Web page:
The real threat:

  • National attacks are unlikely. Small attacks matter more than you'd think.
  • "People can relate to their freezer stopping working. It's tough to relate to what would happen if oil refineries stopped working," said Mike Spear, global operations director for industrial cyber security at Honeywell.
  • An industrial plant that lost power by hacking nearby plants and onsight generators, for example, could lose as much as $50,000 a minute. Spears' oil refinery example would not only lose more money, but also impact anyone who drove a car.
  • Harming Cleveland's economy is less exciting than a nationwide blackout, but it still matters.

What about Russia? Periodically, news stories will cover the Russian malware implanted in industrial networks. One story cautioned that Russia had its "fingers on the switch."

  • It's no small task to get into industrial networks — most attacks at plants are limited to business networks.
  • But Russia's aim in hacking electric networks does not appear to be an imminent attack. Rather, experts agree, it's likely a reconnaissance mission for potential future actions.
  • While the threat here is real, an actual attack is more speculative than is sometimes portrayed.
  • Russia is the likely culprit behind the only two cyber-related blackouts in history, both launched against the Ukraine. But cybersecurity experts see no evidence that Russia is capable of more than localized attacks.

Go deeper

Prosecutor: Fatal police shooting of Andrew Brown Jr. was "justified"

Khalil Ferebee (C), the son of Andrew Brown Jr., and attorneys Bakari Sellers (L) and Harry Daniel (R) at a May 11 news conference in Elizabeth City, North Carolina. Photo: Sean Rayford/Getty Images

A North Carolina prosecutor said Tuesday that the death of Andrew Brown Jr., a Black man fatally shot by sheriff's deputies last month, was "tragic" but "justified," due to the immediate threat officers believed Brown posed.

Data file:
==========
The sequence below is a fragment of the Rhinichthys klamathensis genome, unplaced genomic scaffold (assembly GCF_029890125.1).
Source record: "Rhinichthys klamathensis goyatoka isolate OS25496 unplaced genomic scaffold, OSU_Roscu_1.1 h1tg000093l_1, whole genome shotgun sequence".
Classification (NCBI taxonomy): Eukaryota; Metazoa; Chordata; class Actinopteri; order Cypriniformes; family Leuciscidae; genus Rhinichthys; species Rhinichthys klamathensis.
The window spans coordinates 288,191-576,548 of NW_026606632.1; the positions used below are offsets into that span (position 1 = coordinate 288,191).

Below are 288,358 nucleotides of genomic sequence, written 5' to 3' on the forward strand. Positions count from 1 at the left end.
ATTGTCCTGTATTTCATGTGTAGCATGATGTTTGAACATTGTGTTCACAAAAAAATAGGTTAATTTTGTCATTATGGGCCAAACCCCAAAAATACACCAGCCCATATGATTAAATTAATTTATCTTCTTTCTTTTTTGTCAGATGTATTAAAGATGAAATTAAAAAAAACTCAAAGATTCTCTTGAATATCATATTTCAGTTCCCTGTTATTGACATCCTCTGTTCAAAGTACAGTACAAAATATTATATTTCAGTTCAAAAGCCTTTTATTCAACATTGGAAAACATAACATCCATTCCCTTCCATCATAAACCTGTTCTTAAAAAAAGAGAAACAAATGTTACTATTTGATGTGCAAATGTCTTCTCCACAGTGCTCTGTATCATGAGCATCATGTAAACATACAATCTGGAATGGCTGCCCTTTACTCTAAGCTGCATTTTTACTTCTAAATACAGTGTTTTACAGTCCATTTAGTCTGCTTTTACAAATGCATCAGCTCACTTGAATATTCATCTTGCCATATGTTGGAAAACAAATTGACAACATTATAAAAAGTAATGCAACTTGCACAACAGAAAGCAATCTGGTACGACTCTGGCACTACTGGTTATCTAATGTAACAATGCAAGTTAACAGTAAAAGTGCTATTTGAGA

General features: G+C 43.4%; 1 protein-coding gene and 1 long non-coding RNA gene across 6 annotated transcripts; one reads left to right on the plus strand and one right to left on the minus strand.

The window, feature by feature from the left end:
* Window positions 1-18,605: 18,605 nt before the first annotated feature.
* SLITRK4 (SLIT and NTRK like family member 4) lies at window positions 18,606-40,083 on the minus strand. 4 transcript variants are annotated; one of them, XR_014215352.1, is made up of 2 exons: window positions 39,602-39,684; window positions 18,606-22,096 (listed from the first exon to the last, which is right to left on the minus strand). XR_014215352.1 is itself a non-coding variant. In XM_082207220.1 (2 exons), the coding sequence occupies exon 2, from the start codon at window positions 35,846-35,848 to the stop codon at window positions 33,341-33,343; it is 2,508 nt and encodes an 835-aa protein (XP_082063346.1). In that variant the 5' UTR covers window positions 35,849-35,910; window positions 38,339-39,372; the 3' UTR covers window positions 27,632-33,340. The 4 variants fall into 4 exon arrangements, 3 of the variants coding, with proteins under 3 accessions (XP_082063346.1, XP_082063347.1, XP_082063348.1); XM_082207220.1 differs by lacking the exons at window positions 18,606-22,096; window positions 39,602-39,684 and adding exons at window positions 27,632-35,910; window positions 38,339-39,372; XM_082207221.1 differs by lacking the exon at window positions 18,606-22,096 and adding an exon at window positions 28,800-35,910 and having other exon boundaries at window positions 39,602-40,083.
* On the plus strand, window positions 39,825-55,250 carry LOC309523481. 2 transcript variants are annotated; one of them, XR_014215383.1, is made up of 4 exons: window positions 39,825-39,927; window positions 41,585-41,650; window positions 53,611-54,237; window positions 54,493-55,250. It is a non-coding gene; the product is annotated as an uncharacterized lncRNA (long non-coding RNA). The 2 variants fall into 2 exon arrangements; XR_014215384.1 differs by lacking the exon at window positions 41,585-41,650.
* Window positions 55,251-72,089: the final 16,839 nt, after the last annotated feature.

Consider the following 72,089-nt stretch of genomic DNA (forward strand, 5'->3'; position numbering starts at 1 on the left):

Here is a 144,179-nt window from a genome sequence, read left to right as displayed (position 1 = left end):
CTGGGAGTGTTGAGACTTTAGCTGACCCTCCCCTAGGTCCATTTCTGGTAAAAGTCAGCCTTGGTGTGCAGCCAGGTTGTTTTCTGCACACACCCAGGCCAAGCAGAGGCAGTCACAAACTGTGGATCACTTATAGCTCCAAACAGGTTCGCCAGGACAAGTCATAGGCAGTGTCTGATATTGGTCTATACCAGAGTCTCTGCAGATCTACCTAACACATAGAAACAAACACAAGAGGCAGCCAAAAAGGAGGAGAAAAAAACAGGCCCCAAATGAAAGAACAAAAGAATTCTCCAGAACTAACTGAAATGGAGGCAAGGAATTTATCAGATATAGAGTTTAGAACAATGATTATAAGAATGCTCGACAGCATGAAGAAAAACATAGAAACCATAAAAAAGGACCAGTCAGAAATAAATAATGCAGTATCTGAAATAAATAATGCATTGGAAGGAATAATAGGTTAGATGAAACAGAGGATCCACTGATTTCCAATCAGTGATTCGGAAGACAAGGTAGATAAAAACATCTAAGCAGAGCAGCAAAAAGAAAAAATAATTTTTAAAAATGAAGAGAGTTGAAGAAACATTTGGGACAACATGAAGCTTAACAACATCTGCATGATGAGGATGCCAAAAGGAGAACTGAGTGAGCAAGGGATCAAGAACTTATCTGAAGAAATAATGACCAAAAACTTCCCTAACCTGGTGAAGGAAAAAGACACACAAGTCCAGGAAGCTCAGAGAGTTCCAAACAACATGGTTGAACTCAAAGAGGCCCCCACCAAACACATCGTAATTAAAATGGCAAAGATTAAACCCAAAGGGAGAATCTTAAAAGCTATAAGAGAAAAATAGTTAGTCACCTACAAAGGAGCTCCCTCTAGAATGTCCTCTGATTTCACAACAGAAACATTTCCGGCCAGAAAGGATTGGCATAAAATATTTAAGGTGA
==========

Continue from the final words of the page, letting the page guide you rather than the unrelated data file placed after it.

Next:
Why it matters: The FBI has opened a civil rights investigation into Brown's death. Police in Elizabeth City shot him five times, including in the back of his head, according to an independent autopsy report released by family attorneys last month.

McCarthy comes out against bipartisan deal on Jan. 6 commission

Photo: Win McNamee/Getty Images

House Minority Leader Kevin McCarthy (R-Calif.) will oppose a bipartisan deal announced last week that would form a 9/11-style commission to investigate the Jan. 6 Capitol riot, his office announced Tuesday.

Why it matters: McCarthy's opposition to the deal, which was negotiated by the top Republican and Democrat on the House Homeland Security Committee, underscores the internal divisions that continue to plague the GOP in the wake of Jan. 6.

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Beijing's antitrust push poses a problem for Western regulators

Illustration: Sarah Grillo/Axios

The Chinese government's anti-monopoly machinery presents a major challenge to U.S. and European regulators, a new book argues.

Why it matters: China's huge markets are attracting investment from multinational corporations and shaping the behavior of its own globe-trotting companies — giving international heft to the country's idiosyncratic antitrust enforcement and putting it on a collision course with Western-style regulation.